The Daily Groove


Merging With Your Child's Flow

A child's flow is a powerful force, like the traffic on a highway.

When you want your child to change to a new flow, such as leaving a playground or getting ready for bed, it helps to "merge" with his or her flow first. You can avoid a "collision" if you slow down and check out your child's "traffic conditions" before attempting to merge. Just wait until you feel an opening, then go.

Once you're flowing together, it's a lot easier to shift to a new flow.

Comments (closed)

Yeah, but...

Someone wrote me asking, "What happens if the opening takes hours to emerge?"

My experience is that the longer I am willing to wait, the shorter the wait will be. Don't you love paradoxes? ;)

If you just focus on softening your own resistance, i.e. finding peace with what is, you will connect with that willingness.

To expand the traffic analogy to the extreme... If you perceive the traffic as "bad" and you are cursing and resisting it vigorously — telling yourself "I'm never going to merge!" — then you will be too busy resisting to notice the brief, subtle merging opportunities as they arise. But if you make peace with things the way they are, that peace frees up your attention and energy to focus and respond with perfect timing at the precise moment the opportunity emerges.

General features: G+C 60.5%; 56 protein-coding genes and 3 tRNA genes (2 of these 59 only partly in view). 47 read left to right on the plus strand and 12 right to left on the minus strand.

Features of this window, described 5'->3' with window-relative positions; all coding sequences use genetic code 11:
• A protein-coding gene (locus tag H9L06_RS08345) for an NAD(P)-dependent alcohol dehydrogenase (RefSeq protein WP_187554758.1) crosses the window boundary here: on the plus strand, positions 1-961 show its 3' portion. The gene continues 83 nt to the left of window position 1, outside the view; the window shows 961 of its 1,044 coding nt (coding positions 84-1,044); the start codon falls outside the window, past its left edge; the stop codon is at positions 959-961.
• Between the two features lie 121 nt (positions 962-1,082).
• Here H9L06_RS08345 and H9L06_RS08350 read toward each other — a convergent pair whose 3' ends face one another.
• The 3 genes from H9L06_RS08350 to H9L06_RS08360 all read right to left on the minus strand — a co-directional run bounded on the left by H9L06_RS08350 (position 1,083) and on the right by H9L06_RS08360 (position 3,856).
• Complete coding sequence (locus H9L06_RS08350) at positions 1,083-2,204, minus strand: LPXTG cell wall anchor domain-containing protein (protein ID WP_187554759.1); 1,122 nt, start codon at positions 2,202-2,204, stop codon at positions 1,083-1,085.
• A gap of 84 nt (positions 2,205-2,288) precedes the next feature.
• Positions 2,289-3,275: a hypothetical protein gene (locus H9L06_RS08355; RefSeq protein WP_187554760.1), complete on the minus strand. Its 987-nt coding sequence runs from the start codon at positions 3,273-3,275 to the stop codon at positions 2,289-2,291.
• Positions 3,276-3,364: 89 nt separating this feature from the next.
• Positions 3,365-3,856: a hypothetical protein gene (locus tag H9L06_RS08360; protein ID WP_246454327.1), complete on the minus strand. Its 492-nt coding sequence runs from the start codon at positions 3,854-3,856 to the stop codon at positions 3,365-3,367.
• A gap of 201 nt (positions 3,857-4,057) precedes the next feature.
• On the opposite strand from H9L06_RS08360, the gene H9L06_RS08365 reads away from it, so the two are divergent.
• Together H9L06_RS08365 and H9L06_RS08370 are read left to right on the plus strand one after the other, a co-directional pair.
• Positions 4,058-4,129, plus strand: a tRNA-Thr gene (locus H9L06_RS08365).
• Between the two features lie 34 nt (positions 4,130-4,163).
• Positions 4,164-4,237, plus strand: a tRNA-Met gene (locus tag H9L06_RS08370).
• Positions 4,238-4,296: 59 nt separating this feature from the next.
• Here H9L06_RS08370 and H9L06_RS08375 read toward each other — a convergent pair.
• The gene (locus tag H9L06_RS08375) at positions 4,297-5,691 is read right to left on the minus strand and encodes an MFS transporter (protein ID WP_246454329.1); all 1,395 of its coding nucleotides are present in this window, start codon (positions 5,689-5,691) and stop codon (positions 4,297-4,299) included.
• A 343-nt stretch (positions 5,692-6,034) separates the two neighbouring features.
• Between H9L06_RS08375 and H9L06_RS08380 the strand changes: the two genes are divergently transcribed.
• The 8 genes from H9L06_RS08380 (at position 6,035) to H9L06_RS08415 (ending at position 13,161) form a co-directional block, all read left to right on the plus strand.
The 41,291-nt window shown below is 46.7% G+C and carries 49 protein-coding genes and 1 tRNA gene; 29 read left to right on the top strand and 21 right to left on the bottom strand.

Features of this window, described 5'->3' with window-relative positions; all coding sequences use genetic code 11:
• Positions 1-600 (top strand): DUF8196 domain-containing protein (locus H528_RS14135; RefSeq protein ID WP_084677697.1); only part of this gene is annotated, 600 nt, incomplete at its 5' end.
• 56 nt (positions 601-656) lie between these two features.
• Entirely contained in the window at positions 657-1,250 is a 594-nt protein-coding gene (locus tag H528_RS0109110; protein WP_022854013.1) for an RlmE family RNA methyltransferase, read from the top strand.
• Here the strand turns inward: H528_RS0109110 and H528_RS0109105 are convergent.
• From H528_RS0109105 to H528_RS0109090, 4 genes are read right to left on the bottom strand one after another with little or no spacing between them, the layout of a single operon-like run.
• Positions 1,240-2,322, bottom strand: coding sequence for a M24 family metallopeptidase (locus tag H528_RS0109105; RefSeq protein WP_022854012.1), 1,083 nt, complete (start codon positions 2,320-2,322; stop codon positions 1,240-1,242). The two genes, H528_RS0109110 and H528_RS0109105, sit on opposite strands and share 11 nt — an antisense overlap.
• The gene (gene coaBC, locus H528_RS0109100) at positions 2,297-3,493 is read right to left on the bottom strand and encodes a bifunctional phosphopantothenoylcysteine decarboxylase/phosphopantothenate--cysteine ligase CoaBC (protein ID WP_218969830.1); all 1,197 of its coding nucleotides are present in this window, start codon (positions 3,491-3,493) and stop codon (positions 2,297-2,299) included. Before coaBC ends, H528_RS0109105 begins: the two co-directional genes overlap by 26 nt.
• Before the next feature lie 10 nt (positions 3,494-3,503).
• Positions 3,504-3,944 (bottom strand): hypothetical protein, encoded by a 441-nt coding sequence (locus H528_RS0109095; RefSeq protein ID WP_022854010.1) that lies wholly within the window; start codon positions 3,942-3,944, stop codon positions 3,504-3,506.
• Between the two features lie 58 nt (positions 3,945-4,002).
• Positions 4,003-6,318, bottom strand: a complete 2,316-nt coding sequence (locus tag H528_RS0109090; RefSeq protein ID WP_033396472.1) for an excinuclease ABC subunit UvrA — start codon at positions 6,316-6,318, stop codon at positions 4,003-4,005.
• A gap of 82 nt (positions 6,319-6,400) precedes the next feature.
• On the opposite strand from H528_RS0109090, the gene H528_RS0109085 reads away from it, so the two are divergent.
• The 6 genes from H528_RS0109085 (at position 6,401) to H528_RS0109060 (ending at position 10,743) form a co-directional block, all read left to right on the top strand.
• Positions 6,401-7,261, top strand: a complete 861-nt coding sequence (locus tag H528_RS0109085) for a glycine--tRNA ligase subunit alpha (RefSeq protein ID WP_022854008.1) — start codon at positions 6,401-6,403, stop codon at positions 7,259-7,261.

I wrote a personal example of the waiting paradox in this article:

www.scottnoelle.com/parenting/unconditional.htm

Traffic conditions

In our case our five year old son loves being at the playground so much that from our past experience it genuinely feels that his traffic conditions don't allow for a successful opening until AFTER it is literally cold and DARK. If some teenagers are lingering he still insists on staying. This happens regardless of how long he has been there. When we try to approach him previous to that he either turns his head if he is close by or runs away. If we mention that we are hungry or tired, he runs away. Any hint of frustration or anger and he quickly goes in or on a piece of playground equipment where we can't reach him. We feel totally powerless at this point and usually I just end up waiting. This has left up feeling hesitant to bring him back to the park, although we continue to do so.

Disempowerment is a form of resistance

I can understand your situation (been there), and I think you would do well to try what I have suggested above and in today's Daily Groove.

The feeling of disempowerment is your Emotional Guidance telling you that you are holding thoughts that block your awareness of your own Authentic Power.

Getting centered means gradually releasing disempowering thoughts and reaching for any thought that feels better, brings relief, and/or helps you connect with that Power.

When you make this shift unconditionally (in spite of the seemingly disempowering conditions), the conditions will eventually change, and it will seem like a miracle (which it is) that defies logic (which it does).

An example of successful merging

Here's how one Daily Groover merges with her 3-yr-old son's flow:

For instance if he is playing with his cars, I have him "park" them before we go, this incorporates his play with cleaning up and provides a transition. Win-Win for us both. :)

Mommy working...